7: Failed to remove device 54/6431 * 100 =0.82 %
             4: Could not find radio device 53/6431 * 100 =0.82 %

          Non-fatals: case 1+2 = (189+54)/6431 * 100 = 3.8 %
          Fatal: case 3 = 0.82 %

       Second burn-in test: keep connection alive. When first established, the
       connection seems to be maintained over many hours and days.

       Known defects:

       1: restart pop-up (OPEN)
               Installing new hardware causes windows to require restart. Hap‐
               pens once in a while, balloon pop-ups  reports  hardware,  that
               where  installed  but  not  working  properly. A restart pop-up
               wants to reboot the PC. Small fix: just delete the  device  and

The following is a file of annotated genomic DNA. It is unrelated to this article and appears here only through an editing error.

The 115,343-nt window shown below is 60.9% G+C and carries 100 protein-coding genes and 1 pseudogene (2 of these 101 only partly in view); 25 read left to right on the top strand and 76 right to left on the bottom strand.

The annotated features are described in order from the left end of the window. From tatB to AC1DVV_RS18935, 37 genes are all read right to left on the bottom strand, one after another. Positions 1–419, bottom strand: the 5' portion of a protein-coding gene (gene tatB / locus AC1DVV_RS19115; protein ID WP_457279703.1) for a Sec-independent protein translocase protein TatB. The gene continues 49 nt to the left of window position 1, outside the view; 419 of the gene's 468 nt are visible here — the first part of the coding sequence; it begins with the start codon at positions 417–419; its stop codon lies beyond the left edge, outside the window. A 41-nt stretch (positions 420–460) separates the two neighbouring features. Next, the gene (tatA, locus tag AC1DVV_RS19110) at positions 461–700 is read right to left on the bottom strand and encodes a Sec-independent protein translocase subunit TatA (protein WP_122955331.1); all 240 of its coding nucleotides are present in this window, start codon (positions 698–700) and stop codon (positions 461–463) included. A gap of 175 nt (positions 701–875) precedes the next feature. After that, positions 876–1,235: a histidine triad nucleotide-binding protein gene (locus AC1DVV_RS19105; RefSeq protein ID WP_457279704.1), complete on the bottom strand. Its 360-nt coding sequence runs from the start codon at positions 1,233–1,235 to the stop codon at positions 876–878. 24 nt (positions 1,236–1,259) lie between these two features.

re-run "wiiscan -c nintendo".

       2: discoverable mode fast shutdown (OPEN)
               Sometimes the wiimote goes quickly out of discoverable mode, it
               takes it only about 3 seconds from turn-on  to  turn-off.  This
               makes  it  hard  to obtain a connection to it. Both my wiimotes
               does this once in a while, after failed connection attempts.

               Pressing one button only "1" or "2" makes the wiimote blink for
               a short time, but it is not really discoverable.

       3: buttons not working (OPEN)
               Pressing  the 1-2 button combination sometimes fails to turn-on
               the wiimote, pressing sync or power makes it  work  again.  The
               the  "1-2  button  freeze"  happens  after  a failed connection
               attempt. See also bug-2.

       4: radio null (OPEN)
               Sometimes the BT  radio  fails  to  reinitialize  after  a  USB
               down/up     flip,     this    means    that    "RadioInfo(time‐
               out,true,dbg)"return NULL. Can be fixed by  placing  the  blue‐
               tooth radio device on another bus than the USB.

       5: keep blinking (OPEN)